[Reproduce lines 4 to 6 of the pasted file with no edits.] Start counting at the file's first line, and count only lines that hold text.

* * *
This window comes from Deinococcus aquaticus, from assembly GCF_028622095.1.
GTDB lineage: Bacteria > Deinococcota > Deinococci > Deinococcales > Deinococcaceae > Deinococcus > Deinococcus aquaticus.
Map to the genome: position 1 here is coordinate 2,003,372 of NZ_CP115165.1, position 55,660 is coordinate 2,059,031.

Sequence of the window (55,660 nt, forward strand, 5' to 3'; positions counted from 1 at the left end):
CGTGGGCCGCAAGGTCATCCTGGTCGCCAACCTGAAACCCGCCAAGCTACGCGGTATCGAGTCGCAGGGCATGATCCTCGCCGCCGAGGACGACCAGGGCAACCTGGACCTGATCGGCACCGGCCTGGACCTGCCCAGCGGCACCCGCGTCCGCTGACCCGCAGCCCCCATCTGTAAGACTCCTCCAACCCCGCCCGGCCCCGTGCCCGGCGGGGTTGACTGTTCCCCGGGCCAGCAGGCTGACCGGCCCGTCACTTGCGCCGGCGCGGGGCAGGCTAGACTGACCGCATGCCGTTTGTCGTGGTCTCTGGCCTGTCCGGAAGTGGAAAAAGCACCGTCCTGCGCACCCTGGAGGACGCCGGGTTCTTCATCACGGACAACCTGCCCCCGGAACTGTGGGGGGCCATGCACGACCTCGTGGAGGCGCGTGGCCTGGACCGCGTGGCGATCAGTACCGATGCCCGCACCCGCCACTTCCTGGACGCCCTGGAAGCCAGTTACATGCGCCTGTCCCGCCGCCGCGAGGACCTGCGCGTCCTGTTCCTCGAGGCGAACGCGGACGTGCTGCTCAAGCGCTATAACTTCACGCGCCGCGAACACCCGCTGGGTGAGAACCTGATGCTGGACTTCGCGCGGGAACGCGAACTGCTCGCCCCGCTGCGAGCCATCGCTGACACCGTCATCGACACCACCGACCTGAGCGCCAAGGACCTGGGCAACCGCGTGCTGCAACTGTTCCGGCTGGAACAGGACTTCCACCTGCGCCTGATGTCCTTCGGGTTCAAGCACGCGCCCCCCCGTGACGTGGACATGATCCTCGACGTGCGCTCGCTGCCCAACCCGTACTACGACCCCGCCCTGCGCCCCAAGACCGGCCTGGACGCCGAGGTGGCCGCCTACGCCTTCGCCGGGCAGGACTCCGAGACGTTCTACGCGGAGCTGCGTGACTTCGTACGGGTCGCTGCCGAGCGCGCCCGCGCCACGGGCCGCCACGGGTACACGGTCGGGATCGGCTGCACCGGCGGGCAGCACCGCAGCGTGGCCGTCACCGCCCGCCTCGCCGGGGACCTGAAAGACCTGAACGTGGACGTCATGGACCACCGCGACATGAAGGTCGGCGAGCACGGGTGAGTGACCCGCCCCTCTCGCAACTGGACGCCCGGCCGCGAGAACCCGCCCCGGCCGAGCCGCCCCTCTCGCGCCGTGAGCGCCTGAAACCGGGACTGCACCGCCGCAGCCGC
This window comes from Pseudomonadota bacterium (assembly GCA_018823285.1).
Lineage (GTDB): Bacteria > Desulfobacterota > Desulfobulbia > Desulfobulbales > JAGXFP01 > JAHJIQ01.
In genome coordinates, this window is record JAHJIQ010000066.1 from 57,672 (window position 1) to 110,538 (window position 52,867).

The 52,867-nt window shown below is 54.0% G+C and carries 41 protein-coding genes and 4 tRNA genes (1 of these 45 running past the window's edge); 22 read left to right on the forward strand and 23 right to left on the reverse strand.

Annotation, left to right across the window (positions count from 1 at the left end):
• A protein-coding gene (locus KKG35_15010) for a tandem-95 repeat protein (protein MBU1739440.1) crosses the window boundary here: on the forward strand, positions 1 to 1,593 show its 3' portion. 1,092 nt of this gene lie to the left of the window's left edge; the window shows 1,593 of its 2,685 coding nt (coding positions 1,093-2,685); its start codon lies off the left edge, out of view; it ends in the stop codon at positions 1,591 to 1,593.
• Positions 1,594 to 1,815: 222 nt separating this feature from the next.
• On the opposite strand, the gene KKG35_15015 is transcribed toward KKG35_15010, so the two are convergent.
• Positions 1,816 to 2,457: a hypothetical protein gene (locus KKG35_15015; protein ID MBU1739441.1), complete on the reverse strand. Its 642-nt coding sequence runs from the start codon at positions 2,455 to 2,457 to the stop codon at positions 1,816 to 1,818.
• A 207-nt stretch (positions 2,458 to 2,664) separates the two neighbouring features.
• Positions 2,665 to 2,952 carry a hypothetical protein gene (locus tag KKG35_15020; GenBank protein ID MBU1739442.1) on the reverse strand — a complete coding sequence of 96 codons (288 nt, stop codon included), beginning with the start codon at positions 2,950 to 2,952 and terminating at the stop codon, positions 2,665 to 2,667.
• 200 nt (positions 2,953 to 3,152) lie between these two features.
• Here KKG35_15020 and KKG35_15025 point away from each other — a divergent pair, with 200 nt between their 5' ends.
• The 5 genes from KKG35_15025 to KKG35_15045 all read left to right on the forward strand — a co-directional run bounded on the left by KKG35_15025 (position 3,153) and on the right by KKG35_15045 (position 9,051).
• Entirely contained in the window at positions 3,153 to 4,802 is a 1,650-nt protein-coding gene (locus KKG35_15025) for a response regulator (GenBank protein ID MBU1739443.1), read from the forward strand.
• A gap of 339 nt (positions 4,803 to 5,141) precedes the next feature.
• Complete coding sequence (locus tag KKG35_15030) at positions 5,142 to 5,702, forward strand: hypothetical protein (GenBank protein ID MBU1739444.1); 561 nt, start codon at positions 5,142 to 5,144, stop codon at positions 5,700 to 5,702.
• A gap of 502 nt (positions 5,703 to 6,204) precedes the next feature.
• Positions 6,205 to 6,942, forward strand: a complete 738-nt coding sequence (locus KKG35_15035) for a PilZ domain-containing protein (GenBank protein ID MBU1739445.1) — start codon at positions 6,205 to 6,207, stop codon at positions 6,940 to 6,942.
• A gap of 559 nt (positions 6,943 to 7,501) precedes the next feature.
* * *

Sequence of the window (55,660 nt, forward strand, 5' to 3'; positions counted from 1 at the left end):
CGTGGGCCGCAAGGTCATCCTGGTCGCCAACCTGAAACCCGCCAAGCTACGCGGTATCGAGTCGCAGGGCATGATCCTCGCCGCCGAGGACGACCAGGGCAACCTGGACCTGATCGGCACCGGCCTGGACCTGCCCAGCGGCACCCGCGTCCGCTGACCCGCAGCCCCCATCTGTAAGACTCCTCCAACCCCGCCCGGCCCCGTGCCCGGCGGGGTTGACTGTTCCCCGGGCCAGCAGGCTGACCGGCCCGTCACTTGCGCCGGCGCGGGGCAGGCTAGACTGACCGCATGCCGTTTGTCGTGGTCTCTGGCCTGTCCGGAAGTGGAAAAAGCACCGTCCTGCGCACCCTGGAGGACGCCGGGTTCTTCATCACGGACAACCTGCCCCCGGAACTGTGGGGGGCCATGCACGACCTCGTGGAGGCGCGTGGCCTGGACCGCGTGGCGATCAGTACCGATGCCCGCACCCGCCACTTCCTGGACGCCCTGGAAGCCAGTTACATGCGCCTGTCCCGCCGCCGCGAGGACCTGCGCGTCCTGTTCCTCGAGGCGAACGCGGACGTGCTGCTCAAGCGCTATAACTTCACGCGCCGCGAACACCCGCTGGGTGAGAACCTGATGCTGGACTTCGCGCGGGAACGCGAACTGCTCGCCCCGCTGCGAGCCATCGCTGACACCGTCATCGACACCACCGACCTGAGCGCCAAGGACCTGGGCAACCGCGTGCTGCAACTGTTCCGGCTGGAACAGGACTTCCACCTGCGCCTGATGTCCTTCGGGTTCAAGCACGCGCCCCCCCGTGACGTGGACATGATCCTCGACGTGCGCTCGCTGCCCAACCCGTACTACGACCCCGCCCTGCGCCCCAAGACCGGCCTGGACGCCGAGGTGGCCGCCTACGCCTTCGCCGGGCAGGACTCCGAGACGTTCTACGCGGAGCTGCGTGACTTCGTACGGGTCGCTGCCGAGCGCGCCCGCGCCACGGGCCGCCACGGGTACACGGTCGGGATCGGCTGCACCGGCGGGCAGCACCGCAGCGTGGCCGTCACCGCCCGCCTCGCCGGGGACCTGAAAGACCTGAACGTGGACGTCATGGACCACCGCGACATGAAGGTCGGCGAGCACGGGTGAGTGACCCGCCCCTCTCGCAACTGGACGCCCGGCCGCGAGAACCCGCCCCGGCCGAGCCGCCCCTCTCGCGCCGTGAGCGCCTGAAACCGGGACTGCACCGCCGCAGCCGC
This window comes from Pseudomonadota bacterium (assembly GCA_018823285.1).